Queens may rule, but Reznor gives whole Nine Inches. NIN/QOTSA Adelaide Mar 13

Queens may rule, but Reznor gives whole Nine Inches. NIN/QOTSA Adelaide Mar 13

Confirming that Mad March is indeed still upon us, Adelaide hosted two big names in alternative rock in one loud and thrashy evening at the Adelaide Entertainment Centre.

Supported by the raw punk band of Aussie expat Brody Dalle (who is also Mrs Josh Homme), the night started as overdriven and distorted as you’d expect from a combination of Nine Inch Nails and Queens Of The Stone Age (NIN/QOTSA)

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merchant_1492Confirming that Mad March is indeed still upon us, Adelaide hosted two big names in alternative rock in one loud and thrashy evening at the Adelaide Entertainment Centre.

Supported by the raw punk band of Aussie expat Brody Dalle (who is also Mrs Josh Homme), the night started as overdriven and distorted as you’d expect from a  combination of Nine Inch Nails and Queens Of The Stone Age (NIN/QOTSA). Dalle was sometimes difficult to hear vocally, as the band were unsurprisingly loud and hard, but in her defence she redeemed herself by finishing her set with a chunky version of The Misfit’s ‘Hybrid Moments’.

Winning the coin toss to decide who opened first, Trent Reznor hit the stage opening with ‘Me, I’m Not’ and continued for the next hour or so with an electro-mechanical, lyric driven noise typical of the industrial rock sound NIN are famous for cranking out. Not only did the set list comprise of elements of industrial grunge, electronic trance, synth and drum-machine laced songs covering a span of eight albums, but the alternating ‘dim to strobe’ lighting and smoke added to the primal and aggressive statement that is the NIN hallmark.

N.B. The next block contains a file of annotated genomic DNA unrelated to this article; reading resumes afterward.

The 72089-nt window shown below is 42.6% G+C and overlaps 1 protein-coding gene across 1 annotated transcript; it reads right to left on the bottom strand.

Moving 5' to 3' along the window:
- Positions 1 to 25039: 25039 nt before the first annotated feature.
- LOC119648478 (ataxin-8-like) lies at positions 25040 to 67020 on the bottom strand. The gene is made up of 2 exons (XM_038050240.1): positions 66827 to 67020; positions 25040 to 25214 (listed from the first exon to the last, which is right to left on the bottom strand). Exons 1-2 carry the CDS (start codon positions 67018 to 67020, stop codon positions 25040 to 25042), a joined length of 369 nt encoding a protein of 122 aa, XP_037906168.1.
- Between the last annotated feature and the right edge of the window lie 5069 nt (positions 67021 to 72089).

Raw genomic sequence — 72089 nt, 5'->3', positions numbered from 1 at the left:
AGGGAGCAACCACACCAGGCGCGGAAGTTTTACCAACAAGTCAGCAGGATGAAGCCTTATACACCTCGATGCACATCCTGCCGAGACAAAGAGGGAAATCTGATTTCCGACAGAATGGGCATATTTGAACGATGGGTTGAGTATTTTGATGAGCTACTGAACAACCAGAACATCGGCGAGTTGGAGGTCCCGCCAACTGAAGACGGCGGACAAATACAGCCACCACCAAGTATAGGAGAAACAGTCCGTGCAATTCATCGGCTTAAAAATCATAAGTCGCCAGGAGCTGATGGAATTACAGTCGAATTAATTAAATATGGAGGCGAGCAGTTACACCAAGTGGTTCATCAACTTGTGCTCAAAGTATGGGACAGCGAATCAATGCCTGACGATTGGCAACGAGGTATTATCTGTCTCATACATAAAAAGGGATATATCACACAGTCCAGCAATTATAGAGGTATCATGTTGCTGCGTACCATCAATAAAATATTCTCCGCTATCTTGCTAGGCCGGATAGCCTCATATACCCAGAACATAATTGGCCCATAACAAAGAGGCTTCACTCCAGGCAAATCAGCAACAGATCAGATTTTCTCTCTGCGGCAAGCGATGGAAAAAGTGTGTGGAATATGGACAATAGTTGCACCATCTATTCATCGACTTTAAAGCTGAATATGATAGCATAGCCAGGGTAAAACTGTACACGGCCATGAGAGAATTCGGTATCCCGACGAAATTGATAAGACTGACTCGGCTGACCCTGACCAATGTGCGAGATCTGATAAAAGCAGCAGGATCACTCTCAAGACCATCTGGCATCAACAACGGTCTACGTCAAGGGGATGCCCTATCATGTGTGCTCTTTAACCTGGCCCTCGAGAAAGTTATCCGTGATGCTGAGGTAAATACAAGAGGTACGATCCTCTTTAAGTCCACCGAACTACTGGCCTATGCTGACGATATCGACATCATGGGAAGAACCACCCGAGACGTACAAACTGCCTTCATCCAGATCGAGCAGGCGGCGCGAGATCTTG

Playing ‘March Of The Pigs’ early in the set, Robin Finck’s barrage of distorted guitar ripped through the very core of the audience as did the drums, bass, keyboards…ok, every damned instrument they could get their hands on. Reznor’s raspy vocals on harder numbers like ‘Wish’, ‘Copy Of A’ and ‘Head Like A Hole’ were still evident after 25 plus years of performing, and he could also still muster his more sublime voice on ‘Hurt’, which he sung as a finale.

NIN are a great experience live, and their songs take on a new sinister dimension when up close and personal.

After a stage change, it was QOTSA’s turn to play, opening with You Think I Ain’t Worth a Dollar, but I Feel Like a Millionaire’ and then straight into
’No One Knows’, which was backed up with a floor to ceiling screen projecting a neon QOTSA logo amidst thunderclouds in true RKO fashion.

Josh Homme did a great job holding his own and of course the crowd wanted to hear tracks from ‘Like Clockwork’, ’Songs For The Deaf’ and beyond, which Homme and his band kindly obliged. Drummer Jon Theodore (ex Mars Volta), and guitarist Troy Van Leeuwen went equally hard in each song, and were still machines throughout the set with impressive energy in fast paced numbers like ‘Sick, Sick, Sick’ up until the finale which included ‘A Song For The Dead’.

I’m not sure that a verdict on who was better on the night is either needed or indeed fruitful, as all bands including Brody Dalle brought their own juice to the table in a triple bill designed to knock your teeth out. Having attended several music festivals of recent, the concept of double/triple bills instead of packed, overlapping lineups seems personally more appealing and viable, but that could be a matter of personal taste.

Either way, it was great to see competing rivalries doing so in a good natured way, with all bands being good friends on and off stage putting egos aside and wanting to play together.

 

Reviewed by Darren Hassan

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